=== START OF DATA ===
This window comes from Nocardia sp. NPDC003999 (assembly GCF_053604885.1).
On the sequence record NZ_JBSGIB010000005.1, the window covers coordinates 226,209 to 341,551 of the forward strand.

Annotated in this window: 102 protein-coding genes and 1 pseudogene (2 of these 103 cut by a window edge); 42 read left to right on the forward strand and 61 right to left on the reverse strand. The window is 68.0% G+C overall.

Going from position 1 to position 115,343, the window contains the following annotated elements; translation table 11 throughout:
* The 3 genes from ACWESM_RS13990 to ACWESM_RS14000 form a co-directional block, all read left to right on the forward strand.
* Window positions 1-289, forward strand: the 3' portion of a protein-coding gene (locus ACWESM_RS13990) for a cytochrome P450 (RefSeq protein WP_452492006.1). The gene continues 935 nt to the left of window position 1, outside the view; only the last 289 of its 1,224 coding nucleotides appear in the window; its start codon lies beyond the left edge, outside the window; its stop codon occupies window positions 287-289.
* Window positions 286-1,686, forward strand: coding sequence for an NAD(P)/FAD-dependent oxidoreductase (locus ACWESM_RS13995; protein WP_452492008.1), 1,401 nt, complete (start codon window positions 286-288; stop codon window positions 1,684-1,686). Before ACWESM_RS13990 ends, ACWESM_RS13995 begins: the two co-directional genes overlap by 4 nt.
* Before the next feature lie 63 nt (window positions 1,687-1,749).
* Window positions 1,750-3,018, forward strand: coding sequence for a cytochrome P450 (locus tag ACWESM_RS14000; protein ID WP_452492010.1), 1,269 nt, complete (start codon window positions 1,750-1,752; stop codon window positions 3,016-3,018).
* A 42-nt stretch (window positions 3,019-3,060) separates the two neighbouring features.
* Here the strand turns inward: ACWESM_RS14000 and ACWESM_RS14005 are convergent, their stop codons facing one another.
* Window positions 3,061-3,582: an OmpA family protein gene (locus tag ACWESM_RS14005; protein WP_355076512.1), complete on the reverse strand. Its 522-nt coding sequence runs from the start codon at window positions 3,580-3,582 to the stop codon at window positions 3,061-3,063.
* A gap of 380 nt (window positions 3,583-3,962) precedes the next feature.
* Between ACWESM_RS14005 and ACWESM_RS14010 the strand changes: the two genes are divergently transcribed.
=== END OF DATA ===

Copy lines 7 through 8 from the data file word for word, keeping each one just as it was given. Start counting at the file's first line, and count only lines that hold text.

* Window positions 286-1,686, forward strand: coding sequence for an NAD(P)/FAD-dependent oxidoreductase (locus ACWESM_RS13995; protein WP_452492008.1), 1,401 nt, complete (start codon window positions 286-288; stop codon window positions 1,684-1,686). Before ACWESM_RS13990 ends, ACWESM_RS13995 begins: the two co-directional genes overlap by 4 nt.
* Before the next feature lie 63 nt (window positions 1,687-1,749).